by Michael Tracey
In November 2007, just as I was finishing a draft of this essay I was talking to a television executive during a visit to London. He asked if there was anything “new” in the Ramsey case.
I told him there wasn’t, unless you include a flurry of stories over the summer about the fact that John Ramsey was dating the mother of Natalie Holloway, a pretty blond college student who had gone missing two years ago while on vacation on the Caribbean island of Aruba. I did, however, offer him two thoughts: JonBenet will be back, there will be an event, maybe an arrest, new information, something, but she is not going away; and that hers, for good or ill, is a story for the ages – mystery, tragedy, metaphor, booster of circulation and ratings, the very gold standard of tabloid journalism.
As I write, E! Network is planning a two-hour special on the 20 most famous unsolved murders in American history. JonBenet is number one. TruTV, formerly Court TV, is also producing a documentary about the case in which they will use psychic investigators. The documentaries that David Mills and I made are regular reruns on cable. Last year Channel Four in the UK and CBS in the US ran documentaries about Daxis and me, and were extremely happy with the ratings. It’s strangely, even weirdly, inevitable.
The question I am often asked is whether the case will ever be solved? The only logical answer, of course, is that there is no way of knowing. It certainly could be solved, assuming that the “foreign” DNA is indeed that of the killer. It is obviously vitally important to bring that person to justice. It would be a great relief to have closure, and to be able to move on because I know that there are many people for whom her murder is ever present.
My head says, who knows? My heart says something different and almost inevitably, as if by some bizarre destiny, it was Karr who offered the appropriate words. On the day of Patsy’s funeral, in his room in Bangkok, he paid what he called a “private tribute to Patricia…” He sang songs, old hymns. One is called “Farther Along…”
“Farther along we’ll know all about it,
Farther along we’ll understand why.
Cheer up my sister, live in the sunshine.
We’ll understand it, all by and by.”
Here is the text of the article I wrote for the Sunday edition of the Daily Camera in September 1997. It took me about an hour to write. It would change my life for the next ten years.
The first finger of blame was pointed at the paparazzi. But it didn’t take much reflection to understand that these young men – it is a male sport – scummish and ruthless though they may be, were low down the food chain. There were the agencies that bought their photos, the papers, magazines and TV programmes to whom they were sold. And there was us, the reader, the viewer, the merely curious, the ogler, the voyeur, the fantasist who perhaps compensated for a drab life by borrowing something, God knows what, from the images of the famously glamorous. More than once we have heard that her death is “like a Greek tragedy,” the essence of which is that it speaks to a larger truth, in this case the despoiling of public and private life by media and their consumers obsessed with the flashy and the trivial and the seedy. But we did not need a car crash to tell us this. The truth of what we have become as a media saturated culture was already right before our eyes.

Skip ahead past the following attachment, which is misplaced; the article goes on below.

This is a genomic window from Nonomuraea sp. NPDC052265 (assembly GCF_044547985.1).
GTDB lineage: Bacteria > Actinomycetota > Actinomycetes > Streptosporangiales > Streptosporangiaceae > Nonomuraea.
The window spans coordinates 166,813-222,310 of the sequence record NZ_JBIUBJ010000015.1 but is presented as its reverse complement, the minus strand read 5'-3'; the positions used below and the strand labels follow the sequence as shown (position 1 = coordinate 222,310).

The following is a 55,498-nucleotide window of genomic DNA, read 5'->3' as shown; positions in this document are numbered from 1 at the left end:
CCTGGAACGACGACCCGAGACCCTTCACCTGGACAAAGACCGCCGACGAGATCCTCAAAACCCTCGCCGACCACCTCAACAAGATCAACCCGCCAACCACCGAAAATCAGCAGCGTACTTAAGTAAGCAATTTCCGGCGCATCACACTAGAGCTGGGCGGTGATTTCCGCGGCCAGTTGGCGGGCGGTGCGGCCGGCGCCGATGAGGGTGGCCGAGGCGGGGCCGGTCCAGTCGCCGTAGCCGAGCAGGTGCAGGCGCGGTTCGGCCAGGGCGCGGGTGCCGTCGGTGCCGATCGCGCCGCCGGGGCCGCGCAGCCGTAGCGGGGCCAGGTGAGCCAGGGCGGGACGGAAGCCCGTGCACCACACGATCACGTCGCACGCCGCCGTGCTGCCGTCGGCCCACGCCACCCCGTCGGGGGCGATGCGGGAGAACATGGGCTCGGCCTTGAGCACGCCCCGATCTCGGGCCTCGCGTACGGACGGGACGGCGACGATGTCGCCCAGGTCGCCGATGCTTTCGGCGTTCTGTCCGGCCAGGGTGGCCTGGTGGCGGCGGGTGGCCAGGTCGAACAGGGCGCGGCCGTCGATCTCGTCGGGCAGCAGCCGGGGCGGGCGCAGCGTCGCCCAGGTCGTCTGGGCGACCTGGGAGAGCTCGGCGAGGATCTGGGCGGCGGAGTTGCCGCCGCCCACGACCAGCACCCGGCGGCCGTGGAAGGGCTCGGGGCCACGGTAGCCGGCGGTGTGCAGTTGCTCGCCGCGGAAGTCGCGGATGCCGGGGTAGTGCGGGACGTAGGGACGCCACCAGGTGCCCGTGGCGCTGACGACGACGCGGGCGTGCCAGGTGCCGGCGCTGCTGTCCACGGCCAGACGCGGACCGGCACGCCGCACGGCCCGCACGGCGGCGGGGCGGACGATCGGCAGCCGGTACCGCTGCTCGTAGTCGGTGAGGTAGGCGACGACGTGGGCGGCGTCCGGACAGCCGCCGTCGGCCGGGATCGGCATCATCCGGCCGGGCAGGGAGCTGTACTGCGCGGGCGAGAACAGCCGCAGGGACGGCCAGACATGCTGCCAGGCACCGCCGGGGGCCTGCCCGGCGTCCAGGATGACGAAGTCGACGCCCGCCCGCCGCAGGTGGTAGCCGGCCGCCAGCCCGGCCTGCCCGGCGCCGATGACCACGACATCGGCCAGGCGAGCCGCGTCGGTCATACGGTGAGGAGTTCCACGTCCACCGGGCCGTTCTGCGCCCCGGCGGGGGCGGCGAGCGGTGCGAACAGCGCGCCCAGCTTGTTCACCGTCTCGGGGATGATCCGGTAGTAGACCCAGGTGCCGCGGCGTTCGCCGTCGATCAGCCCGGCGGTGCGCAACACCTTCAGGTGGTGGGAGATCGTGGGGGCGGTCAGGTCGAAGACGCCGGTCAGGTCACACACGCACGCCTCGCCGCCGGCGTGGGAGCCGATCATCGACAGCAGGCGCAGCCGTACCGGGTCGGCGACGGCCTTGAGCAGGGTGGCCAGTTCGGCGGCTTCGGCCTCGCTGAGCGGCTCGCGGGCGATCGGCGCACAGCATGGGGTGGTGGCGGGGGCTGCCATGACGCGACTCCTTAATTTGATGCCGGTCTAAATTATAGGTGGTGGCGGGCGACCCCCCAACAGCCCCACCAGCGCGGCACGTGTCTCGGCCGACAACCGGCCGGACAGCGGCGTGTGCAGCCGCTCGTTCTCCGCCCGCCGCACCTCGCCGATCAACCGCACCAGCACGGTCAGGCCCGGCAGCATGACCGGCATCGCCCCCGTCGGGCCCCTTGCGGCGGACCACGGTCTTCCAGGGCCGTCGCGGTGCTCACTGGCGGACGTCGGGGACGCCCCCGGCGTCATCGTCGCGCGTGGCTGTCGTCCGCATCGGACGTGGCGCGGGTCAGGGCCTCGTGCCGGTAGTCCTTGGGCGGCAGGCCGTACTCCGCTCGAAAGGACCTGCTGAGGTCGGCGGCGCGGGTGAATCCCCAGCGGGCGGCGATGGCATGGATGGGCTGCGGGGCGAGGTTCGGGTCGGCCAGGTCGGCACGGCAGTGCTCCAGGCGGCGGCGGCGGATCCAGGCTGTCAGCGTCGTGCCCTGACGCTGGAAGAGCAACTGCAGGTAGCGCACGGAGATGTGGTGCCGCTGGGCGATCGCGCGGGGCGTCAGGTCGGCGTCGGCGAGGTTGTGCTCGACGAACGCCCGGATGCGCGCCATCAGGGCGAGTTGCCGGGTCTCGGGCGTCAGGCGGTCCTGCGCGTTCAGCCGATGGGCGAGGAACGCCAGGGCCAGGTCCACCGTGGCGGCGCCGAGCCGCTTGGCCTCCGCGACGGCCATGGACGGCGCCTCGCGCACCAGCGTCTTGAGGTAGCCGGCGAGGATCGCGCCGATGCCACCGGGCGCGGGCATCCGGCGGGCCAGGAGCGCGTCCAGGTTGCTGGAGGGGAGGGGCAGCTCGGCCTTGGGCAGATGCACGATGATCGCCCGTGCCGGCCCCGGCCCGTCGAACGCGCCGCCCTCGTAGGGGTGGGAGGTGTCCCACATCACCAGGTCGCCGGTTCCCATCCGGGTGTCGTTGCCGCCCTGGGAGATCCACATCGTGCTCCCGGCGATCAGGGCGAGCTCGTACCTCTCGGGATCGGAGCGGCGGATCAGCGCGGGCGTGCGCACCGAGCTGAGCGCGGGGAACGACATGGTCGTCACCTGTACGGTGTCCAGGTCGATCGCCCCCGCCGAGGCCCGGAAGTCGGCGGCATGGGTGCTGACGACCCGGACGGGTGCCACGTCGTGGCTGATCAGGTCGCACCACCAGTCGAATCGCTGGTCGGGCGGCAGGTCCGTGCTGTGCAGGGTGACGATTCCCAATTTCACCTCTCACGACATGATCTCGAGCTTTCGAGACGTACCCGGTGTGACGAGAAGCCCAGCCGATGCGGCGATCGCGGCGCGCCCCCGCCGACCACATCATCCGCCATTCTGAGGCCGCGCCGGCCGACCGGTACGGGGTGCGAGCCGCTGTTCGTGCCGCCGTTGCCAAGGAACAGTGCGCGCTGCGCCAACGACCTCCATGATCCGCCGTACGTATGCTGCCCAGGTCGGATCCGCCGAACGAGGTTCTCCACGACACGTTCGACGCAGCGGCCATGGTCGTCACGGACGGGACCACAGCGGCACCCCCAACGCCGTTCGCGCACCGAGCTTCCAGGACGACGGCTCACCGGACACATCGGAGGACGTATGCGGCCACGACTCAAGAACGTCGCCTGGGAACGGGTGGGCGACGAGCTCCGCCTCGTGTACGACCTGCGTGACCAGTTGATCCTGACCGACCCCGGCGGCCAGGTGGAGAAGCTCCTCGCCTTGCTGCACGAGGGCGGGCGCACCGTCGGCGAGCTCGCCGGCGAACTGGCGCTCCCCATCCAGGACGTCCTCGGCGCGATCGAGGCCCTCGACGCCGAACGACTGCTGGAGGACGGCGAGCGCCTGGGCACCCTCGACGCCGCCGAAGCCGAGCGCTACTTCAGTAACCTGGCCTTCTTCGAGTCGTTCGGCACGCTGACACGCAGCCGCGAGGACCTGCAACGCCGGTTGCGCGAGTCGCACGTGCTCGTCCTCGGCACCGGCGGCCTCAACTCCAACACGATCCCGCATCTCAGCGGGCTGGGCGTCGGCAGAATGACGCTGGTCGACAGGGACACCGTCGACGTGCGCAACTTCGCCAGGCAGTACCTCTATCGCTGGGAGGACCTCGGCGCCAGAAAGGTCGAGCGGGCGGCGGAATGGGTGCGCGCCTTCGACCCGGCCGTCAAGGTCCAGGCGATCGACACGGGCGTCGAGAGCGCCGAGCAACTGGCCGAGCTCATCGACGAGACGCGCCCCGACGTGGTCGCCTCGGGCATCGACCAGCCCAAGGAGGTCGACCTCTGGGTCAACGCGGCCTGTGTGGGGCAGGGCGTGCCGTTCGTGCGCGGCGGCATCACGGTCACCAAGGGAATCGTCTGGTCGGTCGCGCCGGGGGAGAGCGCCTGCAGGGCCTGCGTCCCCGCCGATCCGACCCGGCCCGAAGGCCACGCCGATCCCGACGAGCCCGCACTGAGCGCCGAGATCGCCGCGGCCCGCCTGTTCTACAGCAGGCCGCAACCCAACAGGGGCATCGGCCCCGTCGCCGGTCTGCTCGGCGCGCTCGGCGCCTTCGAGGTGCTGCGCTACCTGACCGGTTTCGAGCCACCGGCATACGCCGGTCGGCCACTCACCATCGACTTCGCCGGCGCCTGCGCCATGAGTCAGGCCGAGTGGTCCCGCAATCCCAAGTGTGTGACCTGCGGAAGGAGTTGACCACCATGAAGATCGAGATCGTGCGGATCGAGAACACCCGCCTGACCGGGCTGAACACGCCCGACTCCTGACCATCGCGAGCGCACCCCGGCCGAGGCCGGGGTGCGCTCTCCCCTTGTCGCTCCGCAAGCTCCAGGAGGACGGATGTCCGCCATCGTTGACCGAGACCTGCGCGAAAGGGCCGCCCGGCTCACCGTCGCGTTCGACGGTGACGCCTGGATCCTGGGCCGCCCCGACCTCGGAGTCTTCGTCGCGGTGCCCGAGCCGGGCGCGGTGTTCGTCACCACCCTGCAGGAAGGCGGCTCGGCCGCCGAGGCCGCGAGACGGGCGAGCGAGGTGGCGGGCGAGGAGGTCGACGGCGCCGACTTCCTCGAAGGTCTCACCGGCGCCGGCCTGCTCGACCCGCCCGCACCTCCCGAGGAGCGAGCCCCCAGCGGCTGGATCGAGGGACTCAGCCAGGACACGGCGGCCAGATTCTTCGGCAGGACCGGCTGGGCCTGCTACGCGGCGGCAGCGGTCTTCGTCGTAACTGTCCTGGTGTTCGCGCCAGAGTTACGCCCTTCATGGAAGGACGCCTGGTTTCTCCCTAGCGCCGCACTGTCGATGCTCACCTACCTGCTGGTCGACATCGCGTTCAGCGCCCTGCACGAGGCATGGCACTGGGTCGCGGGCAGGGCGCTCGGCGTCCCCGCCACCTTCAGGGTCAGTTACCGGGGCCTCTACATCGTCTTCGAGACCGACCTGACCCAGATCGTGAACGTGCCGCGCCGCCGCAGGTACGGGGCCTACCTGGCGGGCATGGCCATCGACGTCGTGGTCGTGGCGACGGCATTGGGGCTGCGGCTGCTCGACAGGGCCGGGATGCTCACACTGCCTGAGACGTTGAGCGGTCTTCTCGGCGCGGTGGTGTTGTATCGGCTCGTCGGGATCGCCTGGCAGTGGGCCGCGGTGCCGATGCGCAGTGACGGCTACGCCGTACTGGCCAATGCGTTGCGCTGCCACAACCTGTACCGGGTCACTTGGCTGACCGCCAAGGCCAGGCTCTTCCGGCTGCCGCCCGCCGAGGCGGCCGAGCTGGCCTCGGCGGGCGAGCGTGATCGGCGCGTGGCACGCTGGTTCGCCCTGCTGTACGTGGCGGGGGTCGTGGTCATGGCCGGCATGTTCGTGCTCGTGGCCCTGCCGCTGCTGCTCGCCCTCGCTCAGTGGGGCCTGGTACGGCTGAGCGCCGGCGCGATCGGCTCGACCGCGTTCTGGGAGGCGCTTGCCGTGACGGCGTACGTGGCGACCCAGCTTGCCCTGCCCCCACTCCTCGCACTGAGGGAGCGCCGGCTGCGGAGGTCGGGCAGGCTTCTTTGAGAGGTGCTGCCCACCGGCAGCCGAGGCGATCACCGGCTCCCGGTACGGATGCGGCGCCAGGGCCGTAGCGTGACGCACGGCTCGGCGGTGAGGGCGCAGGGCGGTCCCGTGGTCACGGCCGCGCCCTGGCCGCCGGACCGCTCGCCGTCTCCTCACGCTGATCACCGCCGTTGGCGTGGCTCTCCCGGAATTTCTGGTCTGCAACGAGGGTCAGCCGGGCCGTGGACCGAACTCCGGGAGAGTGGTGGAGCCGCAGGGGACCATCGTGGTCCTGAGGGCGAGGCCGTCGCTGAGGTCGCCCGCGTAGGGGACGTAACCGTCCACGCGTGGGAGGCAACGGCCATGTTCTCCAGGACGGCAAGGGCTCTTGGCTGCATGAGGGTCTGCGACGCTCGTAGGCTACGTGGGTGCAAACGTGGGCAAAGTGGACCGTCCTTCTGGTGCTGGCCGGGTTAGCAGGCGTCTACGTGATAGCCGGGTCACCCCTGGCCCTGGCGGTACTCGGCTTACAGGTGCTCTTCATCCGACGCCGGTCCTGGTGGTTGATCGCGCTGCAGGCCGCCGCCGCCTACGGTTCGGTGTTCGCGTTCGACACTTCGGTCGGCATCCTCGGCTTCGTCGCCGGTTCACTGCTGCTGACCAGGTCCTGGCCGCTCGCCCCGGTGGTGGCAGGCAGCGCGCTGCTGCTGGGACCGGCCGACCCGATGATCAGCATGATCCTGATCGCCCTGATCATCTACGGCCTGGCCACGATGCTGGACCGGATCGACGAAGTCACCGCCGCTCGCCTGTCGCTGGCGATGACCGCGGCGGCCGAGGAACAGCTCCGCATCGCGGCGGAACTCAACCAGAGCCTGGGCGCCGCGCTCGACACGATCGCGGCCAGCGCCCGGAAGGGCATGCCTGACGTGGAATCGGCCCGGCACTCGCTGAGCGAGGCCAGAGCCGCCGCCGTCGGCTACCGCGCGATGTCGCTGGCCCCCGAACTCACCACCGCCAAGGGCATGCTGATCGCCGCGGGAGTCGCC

Three days before Diana’s death I had given the latest of a number of interviews about the media coverage of the Ramsey case. This was to MSNBC, but there had been others with local stations, talk radio and local press. It occurred to me that I had never actually put pen to paper about this. Twenty-four hours before she died, here is what I wrote about a child and her murder and the way we have dealt with it.
There is a line in a James Woods movie which keeps sloshing around my mind. Woods is playing the lawyer, Danny Davis, who defended the McMartins, the owners of a day care center in Los Angeles who were accused in 1983 of appalling sexual crimes against children. Davis is toying with the idea of defending the McMartins. His wife is trying to dissuade him along the lines of “how can you even think of defending those scumbags after what they did to those children…” Because they have a Constitutional right to be defended, because that is what the rule of law is all about, he tries on her with growing exasperation. He pauses and finally screams, pointing to a TV picture of a baying mob calling for all kinds of horrors to be visited upon the hapless family, “how come everybody in America knows they’re guilty?” It was a good question, because not only could everyone not ‘know’ of their guilt, we now know, after one of the longest trials in American history that they were innocent. They were abused, wrongfully accused, their lives and careers destroyed but the hysterical mob, the avenging and vengeful prosecutors did not get their way.